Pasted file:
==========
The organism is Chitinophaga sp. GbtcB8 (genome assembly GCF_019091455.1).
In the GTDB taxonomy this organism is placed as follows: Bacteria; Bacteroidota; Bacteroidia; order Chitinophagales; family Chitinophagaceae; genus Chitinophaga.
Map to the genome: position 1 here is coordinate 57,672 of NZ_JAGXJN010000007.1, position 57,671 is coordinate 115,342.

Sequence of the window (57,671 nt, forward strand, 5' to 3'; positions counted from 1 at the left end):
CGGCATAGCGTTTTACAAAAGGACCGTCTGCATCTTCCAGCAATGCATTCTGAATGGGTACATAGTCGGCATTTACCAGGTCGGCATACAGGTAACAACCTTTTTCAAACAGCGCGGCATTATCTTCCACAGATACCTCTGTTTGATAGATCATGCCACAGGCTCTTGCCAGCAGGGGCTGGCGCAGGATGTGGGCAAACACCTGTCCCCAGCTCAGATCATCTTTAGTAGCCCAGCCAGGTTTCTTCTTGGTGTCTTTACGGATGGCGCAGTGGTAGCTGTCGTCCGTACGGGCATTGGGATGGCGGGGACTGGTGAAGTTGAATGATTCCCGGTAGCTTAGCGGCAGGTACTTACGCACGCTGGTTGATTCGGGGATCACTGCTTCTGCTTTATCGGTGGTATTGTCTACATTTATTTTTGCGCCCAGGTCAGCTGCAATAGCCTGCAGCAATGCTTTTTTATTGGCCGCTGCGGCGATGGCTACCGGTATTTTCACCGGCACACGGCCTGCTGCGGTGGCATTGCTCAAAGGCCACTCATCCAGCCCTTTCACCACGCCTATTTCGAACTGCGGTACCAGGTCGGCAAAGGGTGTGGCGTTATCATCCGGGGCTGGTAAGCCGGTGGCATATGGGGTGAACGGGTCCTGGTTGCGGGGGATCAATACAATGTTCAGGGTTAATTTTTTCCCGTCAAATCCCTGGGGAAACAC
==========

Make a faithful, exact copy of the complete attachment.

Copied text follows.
The organism is Chitinophaga sp. GbtcB8 (genome assembly GCF_019091455.1).
In the GTDB taxonomy this organism is placed as follows: Bacteria; Bacteroidota; Bacteroidia; order Chitinophagales; family Chitinophagaceae; genus Chitinophaga.
Map to the genome: position 1 here is coordinate 57,672 of NZ_JAGXJN010000007.1, position 57,671 is coordinate 115,342.

Sequence of the window (57,671 nt, forward strand, 5' to 3'; positions counted from 1 at the left end):
CGGCATAGCGTTTTACAAAAGGACCGTCTGCATCTTCCAGCAATGCATTCTGAATGGGTACATAGTCGGCATTTACCAGGTCGGCATACAGGTAACAACCTTTTTCAAACAGCGCGGCATTATCTTCCACAGATACCTCTGTTTGATAGATCATGCCACAGGCTCTTGCCAGCAGGGGCTGGCGCAGGATGTGGGCAAACACCTGTCCCCAGCTCAGATCATCTTTAGTAGCCCAGCCAGGTTTCTTCTTGGTGTCTTTACGGATGGCGCAGTGGTAGCTGTCGTCCGTACGGGCATTGGGATGGCGGGGACTGGTGAAGTTGAATGATTCCCGGTAGCTTAGCGGCAGGTACTTACGCACGCTGGTTGATTCGGGGATCACTGCTTCTGCTTTATCGGTGGTATTGTCTACATTTATTTTTGCGCCCAGGTCAGCTGCAATAGCCTGCAGCAATGCTTTTTTATTGGCCGCTGCGGCGATGGCTACCGGTATTTTCACCGGCACACGGCCTGCTGCGGTGGCATTGCTCAAAGGCCACTCATCCAGCCCTTTCACCACGCCTATTTCGAACTGCGGTACCAGGTCGGCAAAGGGTGTGGCGTTATCATCCGGGGCTGGTAAGCCGGTGGCATATGGGGTGAACGGGTCCTGGTTGCGGGGGATCAATACAATGTTCAGGGTTAATTTTTTCCCGTCAAATCCCTGGGGAAACAC